A Passionate Voice
Even at an early age, Cheryl Day was a passionate and practical advocate for agriculture. Check out her viewpoint on current agricultural topics.
What Does Your Farm Sign Say about YOU?
Mar 27, 2011
As I travel across the countryside this week skirting on the outer edge of Chicago, I was admiring the miles of farmsteads with a diverse of operations from livestock to row crop. While I was admiring the historical barns that have been well maintained or the acres of white fences, I saw several of the large livestock operation had boldly posted “NO TREPASSING” or “NO ENTRANCE” Billboards at the entrance of the farm. As a fellow livestock producer, I did not give the signs a second thought but to the thousands that travel the two-lane highways in and out Chicago what does the sign say?
In a collaborate effort from Illinois Commodity Groups, a recent survey of 2,000 Chicagoans asking for their views on farming found that more than 50 percent of respondents think that farms are corporately owned. How did they draw that conclusion? A two second drive by an agriculture field proudly displaying a company seed logo.
They assume the owner of farm is DeKalb, Pioneer, Stine, Mycogen, etc. contracting individual farmers to farm that land.
So what is the real meaning behind our farm signs?
If a livestock operation has a Restricted Area, No Trespassing, or No Entrance sign it is simple for the health and safety of the animals. Diseases can be carried by humans and humans' clothing. They are not just asking the urban neighbor not to enter the property but asking all not to enter without permission. A rancher can spread disease from one operation to another by dirty mud boats. The signs do not mean we have secrets in the closet or trying real hard to hide something. The health of the livestock is the first priority and safeguard measures have been established.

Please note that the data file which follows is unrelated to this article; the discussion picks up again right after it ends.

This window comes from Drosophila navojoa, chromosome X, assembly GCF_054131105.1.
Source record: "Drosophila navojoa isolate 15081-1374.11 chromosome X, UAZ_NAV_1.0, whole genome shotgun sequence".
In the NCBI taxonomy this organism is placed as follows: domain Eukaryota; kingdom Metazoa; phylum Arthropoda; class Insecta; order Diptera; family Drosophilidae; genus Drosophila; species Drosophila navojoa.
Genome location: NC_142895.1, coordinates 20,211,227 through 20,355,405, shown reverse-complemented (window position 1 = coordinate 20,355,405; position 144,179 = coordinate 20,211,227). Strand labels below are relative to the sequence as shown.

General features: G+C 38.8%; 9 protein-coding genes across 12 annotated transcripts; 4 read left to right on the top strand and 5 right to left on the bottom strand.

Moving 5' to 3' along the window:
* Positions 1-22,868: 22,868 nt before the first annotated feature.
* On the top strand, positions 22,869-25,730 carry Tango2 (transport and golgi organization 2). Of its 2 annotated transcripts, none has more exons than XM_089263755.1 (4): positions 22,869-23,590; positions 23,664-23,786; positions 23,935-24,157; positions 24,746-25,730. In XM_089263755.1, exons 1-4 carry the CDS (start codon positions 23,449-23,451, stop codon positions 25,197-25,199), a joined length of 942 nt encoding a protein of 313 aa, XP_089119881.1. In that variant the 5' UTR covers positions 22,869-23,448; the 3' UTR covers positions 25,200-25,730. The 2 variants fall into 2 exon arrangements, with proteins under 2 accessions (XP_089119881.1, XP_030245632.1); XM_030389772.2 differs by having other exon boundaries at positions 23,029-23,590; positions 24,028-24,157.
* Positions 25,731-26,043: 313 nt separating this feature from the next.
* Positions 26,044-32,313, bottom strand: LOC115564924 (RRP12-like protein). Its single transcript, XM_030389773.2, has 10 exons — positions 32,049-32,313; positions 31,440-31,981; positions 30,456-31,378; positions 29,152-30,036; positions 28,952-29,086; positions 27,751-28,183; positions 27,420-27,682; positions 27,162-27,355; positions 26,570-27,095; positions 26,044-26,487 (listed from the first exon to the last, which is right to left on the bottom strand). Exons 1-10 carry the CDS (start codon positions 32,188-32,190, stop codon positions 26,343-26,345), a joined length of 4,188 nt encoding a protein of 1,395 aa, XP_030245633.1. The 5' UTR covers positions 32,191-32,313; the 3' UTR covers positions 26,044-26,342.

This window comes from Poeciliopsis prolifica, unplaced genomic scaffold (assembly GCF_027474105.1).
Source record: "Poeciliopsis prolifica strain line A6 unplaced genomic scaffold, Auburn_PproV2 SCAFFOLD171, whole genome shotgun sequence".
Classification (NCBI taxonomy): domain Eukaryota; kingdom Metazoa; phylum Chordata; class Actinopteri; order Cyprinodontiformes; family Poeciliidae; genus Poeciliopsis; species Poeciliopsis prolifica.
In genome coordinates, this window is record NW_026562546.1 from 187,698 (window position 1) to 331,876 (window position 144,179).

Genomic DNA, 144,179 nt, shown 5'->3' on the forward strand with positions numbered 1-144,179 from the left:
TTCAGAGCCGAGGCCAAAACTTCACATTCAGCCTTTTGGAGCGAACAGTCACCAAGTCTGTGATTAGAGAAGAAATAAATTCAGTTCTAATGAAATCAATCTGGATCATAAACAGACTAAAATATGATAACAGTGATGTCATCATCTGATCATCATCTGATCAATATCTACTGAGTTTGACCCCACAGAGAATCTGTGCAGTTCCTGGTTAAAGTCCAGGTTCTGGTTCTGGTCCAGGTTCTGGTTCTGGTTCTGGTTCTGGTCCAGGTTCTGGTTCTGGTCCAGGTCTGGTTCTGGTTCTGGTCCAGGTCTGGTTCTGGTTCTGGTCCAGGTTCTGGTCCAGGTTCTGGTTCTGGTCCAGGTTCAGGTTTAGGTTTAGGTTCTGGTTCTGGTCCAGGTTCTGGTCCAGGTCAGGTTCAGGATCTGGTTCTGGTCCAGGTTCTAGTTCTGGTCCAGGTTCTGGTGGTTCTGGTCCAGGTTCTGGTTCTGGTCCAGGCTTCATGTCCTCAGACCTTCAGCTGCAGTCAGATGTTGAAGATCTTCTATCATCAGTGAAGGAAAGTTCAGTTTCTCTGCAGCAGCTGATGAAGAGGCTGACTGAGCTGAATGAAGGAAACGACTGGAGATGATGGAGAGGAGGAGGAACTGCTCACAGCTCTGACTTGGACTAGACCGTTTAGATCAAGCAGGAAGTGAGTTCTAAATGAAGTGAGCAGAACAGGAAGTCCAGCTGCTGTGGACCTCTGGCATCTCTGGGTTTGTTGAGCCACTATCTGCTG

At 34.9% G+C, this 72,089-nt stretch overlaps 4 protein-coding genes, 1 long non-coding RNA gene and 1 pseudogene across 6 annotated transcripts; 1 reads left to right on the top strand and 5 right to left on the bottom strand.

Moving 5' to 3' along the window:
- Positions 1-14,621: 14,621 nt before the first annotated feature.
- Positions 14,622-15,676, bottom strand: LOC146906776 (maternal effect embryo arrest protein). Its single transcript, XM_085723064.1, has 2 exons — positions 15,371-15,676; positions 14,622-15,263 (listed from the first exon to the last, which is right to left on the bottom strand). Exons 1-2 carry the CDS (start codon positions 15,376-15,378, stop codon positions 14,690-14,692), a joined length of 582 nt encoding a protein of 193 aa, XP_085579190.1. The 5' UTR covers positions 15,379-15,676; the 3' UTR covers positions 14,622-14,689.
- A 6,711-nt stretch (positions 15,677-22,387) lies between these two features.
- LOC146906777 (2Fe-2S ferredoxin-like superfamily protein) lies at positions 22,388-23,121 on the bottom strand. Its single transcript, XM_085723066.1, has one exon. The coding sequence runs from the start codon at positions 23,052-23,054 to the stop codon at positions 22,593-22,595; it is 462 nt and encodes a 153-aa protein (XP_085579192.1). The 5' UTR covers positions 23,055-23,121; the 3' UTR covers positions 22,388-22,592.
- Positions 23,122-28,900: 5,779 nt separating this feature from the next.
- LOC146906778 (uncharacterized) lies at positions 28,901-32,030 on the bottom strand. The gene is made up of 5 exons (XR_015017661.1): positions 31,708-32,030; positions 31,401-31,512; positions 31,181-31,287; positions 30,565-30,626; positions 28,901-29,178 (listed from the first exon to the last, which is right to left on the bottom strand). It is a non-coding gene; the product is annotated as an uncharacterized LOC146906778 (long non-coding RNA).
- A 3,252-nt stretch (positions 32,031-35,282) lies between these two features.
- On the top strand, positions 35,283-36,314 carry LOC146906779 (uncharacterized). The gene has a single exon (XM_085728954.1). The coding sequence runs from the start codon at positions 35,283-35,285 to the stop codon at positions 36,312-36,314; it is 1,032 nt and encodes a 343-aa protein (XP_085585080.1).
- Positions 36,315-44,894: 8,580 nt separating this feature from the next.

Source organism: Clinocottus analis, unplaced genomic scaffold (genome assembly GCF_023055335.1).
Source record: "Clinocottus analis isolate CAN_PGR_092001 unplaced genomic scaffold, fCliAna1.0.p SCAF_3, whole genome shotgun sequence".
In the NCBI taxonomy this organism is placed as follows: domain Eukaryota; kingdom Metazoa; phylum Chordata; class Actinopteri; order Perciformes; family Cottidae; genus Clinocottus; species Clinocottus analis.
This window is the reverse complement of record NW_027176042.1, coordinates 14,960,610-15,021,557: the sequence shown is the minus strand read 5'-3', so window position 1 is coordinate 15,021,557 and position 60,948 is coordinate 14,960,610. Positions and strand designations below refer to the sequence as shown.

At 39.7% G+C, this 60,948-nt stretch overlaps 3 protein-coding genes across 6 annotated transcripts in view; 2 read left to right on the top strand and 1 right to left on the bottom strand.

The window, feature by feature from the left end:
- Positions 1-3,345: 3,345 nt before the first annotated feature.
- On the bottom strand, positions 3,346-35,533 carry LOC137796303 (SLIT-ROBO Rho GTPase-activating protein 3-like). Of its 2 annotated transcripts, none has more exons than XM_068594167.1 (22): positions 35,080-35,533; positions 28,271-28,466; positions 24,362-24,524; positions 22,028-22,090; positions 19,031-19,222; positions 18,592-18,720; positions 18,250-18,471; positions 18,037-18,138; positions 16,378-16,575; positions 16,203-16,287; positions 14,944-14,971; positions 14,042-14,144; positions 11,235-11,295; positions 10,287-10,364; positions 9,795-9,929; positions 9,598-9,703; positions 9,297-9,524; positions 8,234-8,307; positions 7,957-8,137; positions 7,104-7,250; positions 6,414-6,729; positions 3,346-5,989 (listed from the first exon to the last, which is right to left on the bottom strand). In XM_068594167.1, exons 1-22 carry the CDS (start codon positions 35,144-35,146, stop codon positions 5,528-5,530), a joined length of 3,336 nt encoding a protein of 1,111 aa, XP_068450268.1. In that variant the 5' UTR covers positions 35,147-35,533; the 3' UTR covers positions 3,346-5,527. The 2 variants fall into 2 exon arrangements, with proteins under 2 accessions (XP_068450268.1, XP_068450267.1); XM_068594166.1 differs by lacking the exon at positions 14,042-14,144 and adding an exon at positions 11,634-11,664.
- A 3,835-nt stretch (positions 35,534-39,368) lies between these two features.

Similar the seed signs are not sign of ownership; it provides information to other farmers on the seed planted in that particular field. It strictly advertisement similar to the billboards attracting travelers to a gas station or restaurant.
Should we take down the Signs?
To my colleagues, I am not suggesting a radical action of tearing down all the signs. It is your valuable property right to place any sign on your property you see fit. Yet, I challenge you to tell your agriculture story. Share the human side of agriculture. The same drive-by, quick to jump to conclusion individuals are the same people gathering information about their food on the worldwide web in instant. They are heavily engaged on
[Twitter], [Facebook], and [Blogs]. So opening the door whether it is online or in person into our agriculture world can only aid in improving a better understanding the practices of the farmer.